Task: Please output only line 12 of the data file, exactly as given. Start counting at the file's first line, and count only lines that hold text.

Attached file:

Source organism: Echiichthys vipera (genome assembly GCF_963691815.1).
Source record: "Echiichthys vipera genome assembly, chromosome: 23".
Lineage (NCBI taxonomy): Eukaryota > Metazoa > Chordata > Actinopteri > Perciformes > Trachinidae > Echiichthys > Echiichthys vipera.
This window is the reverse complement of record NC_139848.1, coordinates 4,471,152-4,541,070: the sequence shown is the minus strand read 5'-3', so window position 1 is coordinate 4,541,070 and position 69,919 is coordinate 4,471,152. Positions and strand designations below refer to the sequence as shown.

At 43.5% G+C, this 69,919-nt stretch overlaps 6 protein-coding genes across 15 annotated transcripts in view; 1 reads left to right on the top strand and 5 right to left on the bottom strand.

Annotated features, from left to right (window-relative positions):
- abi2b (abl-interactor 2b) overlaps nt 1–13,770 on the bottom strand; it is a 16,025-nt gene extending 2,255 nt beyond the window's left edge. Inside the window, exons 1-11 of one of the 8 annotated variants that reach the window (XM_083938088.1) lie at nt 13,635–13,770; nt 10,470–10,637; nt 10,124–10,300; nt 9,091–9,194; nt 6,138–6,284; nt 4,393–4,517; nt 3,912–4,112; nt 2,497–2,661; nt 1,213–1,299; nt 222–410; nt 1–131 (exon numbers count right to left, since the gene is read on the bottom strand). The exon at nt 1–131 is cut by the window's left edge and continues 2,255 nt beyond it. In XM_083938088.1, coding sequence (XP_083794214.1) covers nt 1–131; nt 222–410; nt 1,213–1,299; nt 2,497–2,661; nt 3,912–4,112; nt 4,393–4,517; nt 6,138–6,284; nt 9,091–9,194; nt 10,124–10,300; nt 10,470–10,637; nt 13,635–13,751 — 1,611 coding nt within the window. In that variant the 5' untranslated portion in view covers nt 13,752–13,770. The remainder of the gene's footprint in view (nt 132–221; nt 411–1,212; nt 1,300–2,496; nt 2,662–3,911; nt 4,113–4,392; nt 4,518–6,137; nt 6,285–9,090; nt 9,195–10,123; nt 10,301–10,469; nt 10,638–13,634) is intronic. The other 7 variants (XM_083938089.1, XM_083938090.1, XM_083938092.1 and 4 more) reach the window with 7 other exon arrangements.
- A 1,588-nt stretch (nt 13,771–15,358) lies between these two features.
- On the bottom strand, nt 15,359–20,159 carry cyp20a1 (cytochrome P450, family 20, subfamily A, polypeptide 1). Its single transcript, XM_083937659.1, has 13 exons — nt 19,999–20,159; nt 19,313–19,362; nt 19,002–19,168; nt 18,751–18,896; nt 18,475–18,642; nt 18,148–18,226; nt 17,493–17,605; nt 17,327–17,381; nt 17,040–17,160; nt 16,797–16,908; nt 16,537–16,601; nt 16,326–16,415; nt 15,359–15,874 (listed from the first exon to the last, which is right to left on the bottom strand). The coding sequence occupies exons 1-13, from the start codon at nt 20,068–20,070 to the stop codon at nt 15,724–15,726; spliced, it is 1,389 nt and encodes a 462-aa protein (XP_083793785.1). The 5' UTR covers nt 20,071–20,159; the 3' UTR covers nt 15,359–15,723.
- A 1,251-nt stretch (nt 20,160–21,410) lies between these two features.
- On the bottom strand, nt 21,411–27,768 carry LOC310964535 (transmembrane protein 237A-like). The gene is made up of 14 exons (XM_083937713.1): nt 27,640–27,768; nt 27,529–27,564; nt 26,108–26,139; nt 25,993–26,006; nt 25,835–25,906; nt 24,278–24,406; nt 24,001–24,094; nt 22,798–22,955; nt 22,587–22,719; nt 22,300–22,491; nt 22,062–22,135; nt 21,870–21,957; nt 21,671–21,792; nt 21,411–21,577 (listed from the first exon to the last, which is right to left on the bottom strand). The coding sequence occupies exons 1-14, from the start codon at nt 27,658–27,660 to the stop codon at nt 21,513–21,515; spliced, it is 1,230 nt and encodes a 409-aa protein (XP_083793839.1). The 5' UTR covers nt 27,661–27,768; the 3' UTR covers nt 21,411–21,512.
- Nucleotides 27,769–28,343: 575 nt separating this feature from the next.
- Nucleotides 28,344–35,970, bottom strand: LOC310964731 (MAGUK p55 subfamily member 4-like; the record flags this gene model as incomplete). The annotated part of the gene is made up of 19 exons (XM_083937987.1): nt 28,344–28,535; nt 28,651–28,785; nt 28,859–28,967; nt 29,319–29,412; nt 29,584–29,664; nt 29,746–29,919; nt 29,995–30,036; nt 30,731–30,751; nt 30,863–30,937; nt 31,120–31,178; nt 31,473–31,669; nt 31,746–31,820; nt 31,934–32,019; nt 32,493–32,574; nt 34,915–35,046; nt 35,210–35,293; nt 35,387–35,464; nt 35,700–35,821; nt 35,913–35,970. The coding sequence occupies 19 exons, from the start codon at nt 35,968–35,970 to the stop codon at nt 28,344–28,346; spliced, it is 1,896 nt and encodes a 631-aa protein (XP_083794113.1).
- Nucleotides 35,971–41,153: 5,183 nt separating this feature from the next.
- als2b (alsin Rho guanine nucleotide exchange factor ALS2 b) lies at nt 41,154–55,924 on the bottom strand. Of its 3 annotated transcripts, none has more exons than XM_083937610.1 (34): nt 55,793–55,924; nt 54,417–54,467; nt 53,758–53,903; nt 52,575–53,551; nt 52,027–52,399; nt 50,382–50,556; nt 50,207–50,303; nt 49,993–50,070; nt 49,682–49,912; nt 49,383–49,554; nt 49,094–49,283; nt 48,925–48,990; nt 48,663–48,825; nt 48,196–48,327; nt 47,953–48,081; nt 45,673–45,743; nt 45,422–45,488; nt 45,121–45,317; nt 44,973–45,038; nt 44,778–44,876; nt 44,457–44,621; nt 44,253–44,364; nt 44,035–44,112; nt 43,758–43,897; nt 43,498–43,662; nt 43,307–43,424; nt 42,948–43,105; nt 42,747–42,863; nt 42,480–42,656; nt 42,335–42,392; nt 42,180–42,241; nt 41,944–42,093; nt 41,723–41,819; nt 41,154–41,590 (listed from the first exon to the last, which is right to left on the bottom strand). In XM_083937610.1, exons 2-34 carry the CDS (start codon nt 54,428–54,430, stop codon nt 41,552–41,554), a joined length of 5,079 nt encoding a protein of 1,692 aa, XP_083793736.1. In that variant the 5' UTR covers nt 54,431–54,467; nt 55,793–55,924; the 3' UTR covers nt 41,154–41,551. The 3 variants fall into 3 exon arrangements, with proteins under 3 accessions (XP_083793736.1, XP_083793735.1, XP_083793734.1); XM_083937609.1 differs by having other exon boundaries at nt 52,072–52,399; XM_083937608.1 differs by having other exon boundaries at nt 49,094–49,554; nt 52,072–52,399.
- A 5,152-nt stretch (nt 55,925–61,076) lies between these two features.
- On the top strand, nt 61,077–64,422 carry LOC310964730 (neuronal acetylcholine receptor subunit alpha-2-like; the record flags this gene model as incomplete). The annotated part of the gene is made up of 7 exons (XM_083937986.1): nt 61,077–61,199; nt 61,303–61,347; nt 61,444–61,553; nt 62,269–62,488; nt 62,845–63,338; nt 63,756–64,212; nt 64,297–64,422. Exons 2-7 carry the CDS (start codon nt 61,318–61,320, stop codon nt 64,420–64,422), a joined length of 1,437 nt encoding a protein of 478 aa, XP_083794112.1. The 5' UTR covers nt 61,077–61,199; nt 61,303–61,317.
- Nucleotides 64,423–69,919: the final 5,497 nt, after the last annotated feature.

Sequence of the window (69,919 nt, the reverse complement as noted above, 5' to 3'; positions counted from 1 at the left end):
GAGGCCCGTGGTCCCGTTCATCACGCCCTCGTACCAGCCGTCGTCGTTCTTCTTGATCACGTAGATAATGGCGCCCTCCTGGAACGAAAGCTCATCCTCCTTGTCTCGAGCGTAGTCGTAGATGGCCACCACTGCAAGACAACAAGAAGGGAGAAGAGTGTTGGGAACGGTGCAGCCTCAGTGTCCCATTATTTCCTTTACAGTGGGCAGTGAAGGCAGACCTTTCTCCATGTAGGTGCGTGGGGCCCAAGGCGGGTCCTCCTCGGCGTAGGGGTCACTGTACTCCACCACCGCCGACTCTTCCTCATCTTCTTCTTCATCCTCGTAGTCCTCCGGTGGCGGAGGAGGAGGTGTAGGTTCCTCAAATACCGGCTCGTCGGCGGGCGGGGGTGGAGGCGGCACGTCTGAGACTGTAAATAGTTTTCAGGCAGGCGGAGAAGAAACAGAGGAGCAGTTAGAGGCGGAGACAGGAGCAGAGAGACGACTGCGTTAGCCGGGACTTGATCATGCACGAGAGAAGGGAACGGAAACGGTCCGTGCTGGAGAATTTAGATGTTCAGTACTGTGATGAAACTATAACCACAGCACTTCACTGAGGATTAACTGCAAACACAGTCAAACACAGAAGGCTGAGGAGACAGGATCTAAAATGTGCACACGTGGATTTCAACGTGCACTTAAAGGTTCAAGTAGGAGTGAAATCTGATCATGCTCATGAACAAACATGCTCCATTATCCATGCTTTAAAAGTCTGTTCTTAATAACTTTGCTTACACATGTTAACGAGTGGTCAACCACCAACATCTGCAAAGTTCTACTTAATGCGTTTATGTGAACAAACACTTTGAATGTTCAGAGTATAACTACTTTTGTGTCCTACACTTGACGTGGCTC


- Nucleotides 27,769–28,343: 575 nt separating this feature from the next.